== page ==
T.J. Schuck is a developer at Harvest and has a thing with passwords. “Fluffmuffin, peppercorn, gilligan — those are just a few of our users’ plaintext passwords. I have 80,000 more, and it only took me 87 seconds to gather them from our customer database in a white-hat attack.” Encryption is reversible, hashing is irreversible and deterministic (but not obvious), yet Google-able – T.J. sums up password protection in a nutshell. Adding a string of random letters and numbers to your password (salting) and then hashing it, would work as long as you don’t save it somewhere within your application. And then there’s bcrypt, a related hash function, that does one-way hashing, is pre-image resistant, deterministic and has buit-in per password salts. It even has a Ruby gem. And because of all his pull request action, T.J. is now a maintainer of the bcrypt-ruby project.
Lena Reinhard is a core team member of Hoodie, working on CouchDB. “The term culture evolved in the mid‑15th century and meant the tilling of land. The term culture today refers to a community or group that shares common experiences that shape the way its members understand the world.” Many very important technologies of our time rely heavily on Open Source, not to mention that Open Source actually generates business value. Yet the tech culture is broken and cripplingly exclusive. We need to realize that community is not just about building nice stuff and hanging around with nice people and chat rooms mailing lists or conferences. Every troll, sexist comment, or harassment toward one single community member will directly harm this person, the entire community, the product that you’re building, and finally Open Source in general.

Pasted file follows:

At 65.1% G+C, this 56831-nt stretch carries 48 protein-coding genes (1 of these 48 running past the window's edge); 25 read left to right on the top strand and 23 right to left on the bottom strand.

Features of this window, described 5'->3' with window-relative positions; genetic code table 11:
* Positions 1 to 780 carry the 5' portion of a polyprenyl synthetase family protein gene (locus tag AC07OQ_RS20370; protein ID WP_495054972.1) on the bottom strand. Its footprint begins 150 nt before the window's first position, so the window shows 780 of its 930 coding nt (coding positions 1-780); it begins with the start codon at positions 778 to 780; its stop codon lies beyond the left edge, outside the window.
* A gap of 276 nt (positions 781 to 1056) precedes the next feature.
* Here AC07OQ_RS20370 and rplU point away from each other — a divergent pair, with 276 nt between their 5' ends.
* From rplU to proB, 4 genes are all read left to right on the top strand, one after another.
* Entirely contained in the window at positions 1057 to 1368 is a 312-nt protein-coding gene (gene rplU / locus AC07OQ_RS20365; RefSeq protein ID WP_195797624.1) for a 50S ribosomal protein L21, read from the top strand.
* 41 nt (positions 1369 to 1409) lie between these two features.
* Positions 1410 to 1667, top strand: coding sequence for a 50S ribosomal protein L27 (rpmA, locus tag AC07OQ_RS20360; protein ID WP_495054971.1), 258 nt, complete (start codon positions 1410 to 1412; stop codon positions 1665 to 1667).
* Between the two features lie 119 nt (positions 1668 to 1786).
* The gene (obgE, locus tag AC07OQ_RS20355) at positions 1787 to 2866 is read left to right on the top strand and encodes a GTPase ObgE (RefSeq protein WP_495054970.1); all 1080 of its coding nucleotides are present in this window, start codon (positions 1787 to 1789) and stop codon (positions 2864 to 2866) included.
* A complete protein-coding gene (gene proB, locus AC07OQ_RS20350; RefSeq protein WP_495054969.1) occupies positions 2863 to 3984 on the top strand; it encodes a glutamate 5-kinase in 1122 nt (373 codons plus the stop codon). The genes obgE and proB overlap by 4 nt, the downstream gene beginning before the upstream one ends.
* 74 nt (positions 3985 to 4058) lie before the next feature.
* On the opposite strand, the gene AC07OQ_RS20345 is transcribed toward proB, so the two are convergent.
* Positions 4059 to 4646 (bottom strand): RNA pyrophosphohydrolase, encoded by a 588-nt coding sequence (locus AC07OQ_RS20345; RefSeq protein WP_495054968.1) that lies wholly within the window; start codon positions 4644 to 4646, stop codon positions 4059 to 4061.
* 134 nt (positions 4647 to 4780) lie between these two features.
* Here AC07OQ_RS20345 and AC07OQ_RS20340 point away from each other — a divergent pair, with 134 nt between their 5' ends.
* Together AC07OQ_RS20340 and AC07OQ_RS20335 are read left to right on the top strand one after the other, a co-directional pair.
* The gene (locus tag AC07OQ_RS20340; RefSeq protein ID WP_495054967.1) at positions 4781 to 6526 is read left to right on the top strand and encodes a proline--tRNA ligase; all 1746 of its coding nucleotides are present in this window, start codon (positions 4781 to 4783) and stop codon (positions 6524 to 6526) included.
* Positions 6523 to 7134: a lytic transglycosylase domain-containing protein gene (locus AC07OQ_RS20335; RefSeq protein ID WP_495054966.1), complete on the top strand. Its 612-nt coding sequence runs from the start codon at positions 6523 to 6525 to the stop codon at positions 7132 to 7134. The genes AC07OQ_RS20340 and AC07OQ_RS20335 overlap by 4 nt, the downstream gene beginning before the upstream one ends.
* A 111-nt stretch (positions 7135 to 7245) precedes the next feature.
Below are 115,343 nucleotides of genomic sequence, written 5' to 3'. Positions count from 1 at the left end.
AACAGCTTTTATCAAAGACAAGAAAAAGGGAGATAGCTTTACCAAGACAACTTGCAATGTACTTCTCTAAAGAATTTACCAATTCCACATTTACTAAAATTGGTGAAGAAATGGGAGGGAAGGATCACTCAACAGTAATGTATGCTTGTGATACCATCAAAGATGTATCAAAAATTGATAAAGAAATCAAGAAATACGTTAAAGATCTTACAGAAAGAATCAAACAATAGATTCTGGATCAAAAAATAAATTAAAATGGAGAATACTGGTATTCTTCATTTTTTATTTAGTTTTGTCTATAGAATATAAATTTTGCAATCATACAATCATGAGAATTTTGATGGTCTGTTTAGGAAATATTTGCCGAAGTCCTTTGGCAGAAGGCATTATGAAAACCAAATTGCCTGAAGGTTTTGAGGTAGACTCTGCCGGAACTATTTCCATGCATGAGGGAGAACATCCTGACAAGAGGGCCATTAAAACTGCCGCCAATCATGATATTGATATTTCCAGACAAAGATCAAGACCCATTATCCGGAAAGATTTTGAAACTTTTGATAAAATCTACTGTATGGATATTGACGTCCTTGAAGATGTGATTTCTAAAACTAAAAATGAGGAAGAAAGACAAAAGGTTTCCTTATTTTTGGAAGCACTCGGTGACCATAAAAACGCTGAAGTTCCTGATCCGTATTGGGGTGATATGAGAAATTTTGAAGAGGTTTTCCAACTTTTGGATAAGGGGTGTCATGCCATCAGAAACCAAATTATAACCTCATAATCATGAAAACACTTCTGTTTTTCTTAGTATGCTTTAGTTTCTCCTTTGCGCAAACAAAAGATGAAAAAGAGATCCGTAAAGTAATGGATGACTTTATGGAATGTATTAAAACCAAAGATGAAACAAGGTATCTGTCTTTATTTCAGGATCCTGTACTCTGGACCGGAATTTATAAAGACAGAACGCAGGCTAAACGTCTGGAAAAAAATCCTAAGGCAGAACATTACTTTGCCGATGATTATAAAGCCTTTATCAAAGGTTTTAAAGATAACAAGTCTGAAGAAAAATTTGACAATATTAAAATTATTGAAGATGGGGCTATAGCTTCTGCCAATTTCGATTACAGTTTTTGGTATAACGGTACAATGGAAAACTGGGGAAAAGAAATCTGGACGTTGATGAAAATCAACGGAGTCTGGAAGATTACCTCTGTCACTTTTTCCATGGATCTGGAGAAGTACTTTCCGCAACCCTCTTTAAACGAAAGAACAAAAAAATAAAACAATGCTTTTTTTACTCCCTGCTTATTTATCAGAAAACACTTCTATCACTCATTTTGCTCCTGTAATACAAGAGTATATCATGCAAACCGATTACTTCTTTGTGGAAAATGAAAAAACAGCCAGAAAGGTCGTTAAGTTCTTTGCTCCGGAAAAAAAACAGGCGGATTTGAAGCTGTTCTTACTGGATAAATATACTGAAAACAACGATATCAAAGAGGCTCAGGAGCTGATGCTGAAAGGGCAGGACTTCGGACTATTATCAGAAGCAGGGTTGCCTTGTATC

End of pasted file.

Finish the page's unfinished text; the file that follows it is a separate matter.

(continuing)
One major deterministic of culture is language. All communications in an Open Source project will have direct impact on the product, like the software that you’re building. One change in an expression in the source code of an application can affect everything. And break everything. We have to stop silencing people when they speak out about threats, mobbing, sexism and other topics that show our broken culture.
Then there’s the topic of diversity. Various studies show that diversity enables us to solve complex problems better and faster, be more creative and stimulated through persistent exposure to minority perspective, make better decisions and generate more innovation. Good news: diversity is the default. Except for in artificial settings like Open Source communities.
According to a 2013 study 89 percent of contributors to Open Source are men. 11 percent are women. But Lena is not just talking about a binary gender system. Currently, there’s so little space for LGBT people in Open Source that they are not even numbers. To phrase it like Hartwig did recently on Twitter, when everyone is making technology, the technology they make will be for everybody. We have to stop the marginalizelization of people, and the worshiping of others. People in our Open Source communities experience not only good times, but also bad times, burnouts and mental health issues like depression. We as members of Open Source communities have to implement a culture where mental health issues are not stigmatized. There are already many initiatives and individuals in Open Source and tech that are working on improving all those topics. “Support them.”